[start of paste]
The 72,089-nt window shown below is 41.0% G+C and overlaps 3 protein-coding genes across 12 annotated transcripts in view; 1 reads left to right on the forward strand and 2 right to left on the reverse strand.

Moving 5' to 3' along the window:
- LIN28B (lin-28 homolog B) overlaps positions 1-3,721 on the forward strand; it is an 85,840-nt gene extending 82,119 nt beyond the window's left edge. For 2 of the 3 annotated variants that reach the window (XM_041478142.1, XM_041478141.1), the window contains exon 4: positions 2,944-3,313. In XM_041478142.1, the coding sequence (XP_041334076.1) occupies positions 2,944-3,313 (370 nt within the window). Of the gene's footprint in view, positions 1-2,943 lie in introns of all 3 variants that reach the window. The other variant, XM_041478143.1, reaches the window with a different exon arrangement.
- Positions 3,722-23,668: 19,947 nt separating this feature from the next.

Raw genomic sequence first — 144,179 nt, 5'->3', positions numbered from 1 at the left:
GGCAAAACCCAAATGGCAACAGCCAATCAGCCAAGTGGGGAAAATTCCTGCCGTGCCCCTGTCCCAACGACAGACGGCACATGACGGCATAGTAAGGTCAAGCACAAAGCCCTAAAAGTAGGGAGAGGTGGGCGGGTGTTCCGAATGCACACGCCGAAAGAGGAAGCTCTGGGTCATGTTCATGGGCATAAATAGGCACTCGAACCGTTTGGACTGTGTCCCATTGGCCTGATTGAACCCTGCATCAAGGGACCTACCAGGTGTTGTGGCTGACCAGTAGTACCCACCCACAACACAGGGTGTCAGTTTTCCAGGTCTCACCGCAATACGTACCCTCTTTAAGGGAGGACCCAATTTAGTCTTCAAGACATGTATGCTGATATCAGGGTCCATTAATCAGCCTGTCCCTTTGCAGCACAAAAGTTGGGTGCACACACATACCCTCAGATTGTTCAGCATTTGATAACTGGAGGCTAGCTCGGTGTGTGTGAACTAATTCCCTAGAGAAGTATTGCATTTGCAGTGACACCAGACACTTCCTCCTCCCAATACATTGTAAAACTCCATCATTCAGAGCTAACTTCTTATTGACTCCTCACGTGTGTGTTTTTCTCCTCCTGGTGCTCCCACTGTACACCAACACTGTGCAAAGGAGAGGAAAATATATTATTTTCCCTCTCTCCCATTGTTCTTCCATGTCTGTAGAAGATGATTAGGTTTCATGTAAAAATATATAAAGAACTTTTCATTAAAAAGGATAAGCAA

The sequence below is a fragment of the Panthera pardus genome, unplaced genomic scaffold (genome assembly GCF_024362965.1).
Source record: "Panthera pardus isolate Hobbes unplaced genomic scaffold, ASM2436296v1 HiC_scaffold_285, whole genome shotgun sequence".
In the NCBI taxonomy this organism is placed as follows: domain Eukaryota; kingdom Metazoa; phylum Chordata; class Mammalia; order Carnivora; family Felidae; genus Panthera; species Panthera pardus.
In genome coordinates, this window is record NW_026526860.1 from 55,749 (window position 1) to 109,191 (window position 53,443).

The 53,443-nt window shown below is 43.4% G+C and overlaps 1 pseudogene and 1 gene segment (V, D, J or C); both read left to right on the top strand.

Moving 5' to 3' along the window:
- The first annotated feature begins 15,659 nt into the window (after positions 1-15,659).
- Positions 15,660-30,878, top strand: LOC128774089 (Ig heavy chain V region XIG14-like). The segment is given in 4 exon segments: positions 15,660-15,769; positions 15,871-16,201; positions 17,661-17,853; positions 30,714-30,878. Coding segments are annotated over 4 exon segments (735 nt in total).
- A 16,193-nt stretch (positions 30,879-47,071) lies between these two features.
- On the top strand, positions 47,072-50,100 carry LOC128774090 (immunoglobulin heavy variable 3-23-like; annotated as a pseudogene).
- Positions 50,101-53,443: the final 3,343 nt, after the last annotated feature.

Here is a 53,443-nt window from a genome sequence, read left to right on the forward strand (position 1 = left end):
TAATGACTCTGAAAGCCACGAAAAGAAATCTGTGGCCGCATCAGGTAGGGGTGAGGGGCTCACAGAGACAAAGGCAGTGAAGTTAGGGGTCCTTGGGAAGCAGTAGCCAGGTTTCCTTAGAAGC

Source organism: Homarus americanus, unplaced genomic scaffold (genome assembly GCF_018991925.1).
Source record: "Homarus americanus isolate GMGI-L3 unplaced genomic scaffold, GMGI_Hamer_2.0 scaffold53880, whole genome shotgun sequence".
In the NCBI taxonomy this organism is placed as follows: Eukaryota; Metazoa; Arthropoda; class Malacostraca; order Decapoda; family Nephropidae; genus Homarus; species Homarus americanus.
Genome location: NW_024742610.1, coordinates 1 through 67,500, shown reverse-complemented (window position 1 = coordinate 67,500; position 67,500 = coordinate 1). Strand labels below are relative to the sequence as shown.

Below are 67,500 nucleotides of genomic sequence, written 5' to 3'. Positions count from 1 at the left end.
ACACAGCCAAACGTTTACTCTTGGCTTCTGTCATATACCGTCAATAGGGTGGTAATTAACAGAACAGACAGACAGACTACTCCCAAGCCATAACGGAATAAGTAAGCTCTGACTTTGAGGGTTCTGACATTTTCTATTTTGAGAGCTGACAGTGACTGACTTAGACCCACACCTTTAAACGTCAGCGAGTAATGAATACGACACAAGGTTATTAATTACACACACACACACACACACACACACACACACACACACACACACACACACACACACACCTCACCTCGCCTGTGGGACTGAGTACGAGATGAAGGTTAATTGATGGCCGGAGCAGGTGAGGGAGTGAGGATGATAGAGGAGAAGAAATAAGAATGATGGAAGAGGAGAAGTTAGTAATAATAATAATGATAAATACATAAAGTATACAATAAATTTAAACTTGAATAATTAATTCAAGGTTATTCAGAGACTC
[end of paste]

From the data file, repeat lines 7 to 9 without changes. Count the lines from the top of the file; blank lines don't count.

The sequence below is a fragment of the Panthera pardus genome, unplaced genomic scaffold (genome assembly GCF_024362965.1).
Source record: "Panthera pardus isolate Hobbes unplaced genomic scaffold, ASM2436296v1 HiC_scaffold_285, whole genome shotgun sequence".
In the NCBI taxonomy this organism is placed as follows: domain Eukaryota; kingdom Metazoa; phylum Chordata; class Mammalia; order Carnivora; family Felidae; genus Panthera; species Panthera pardus.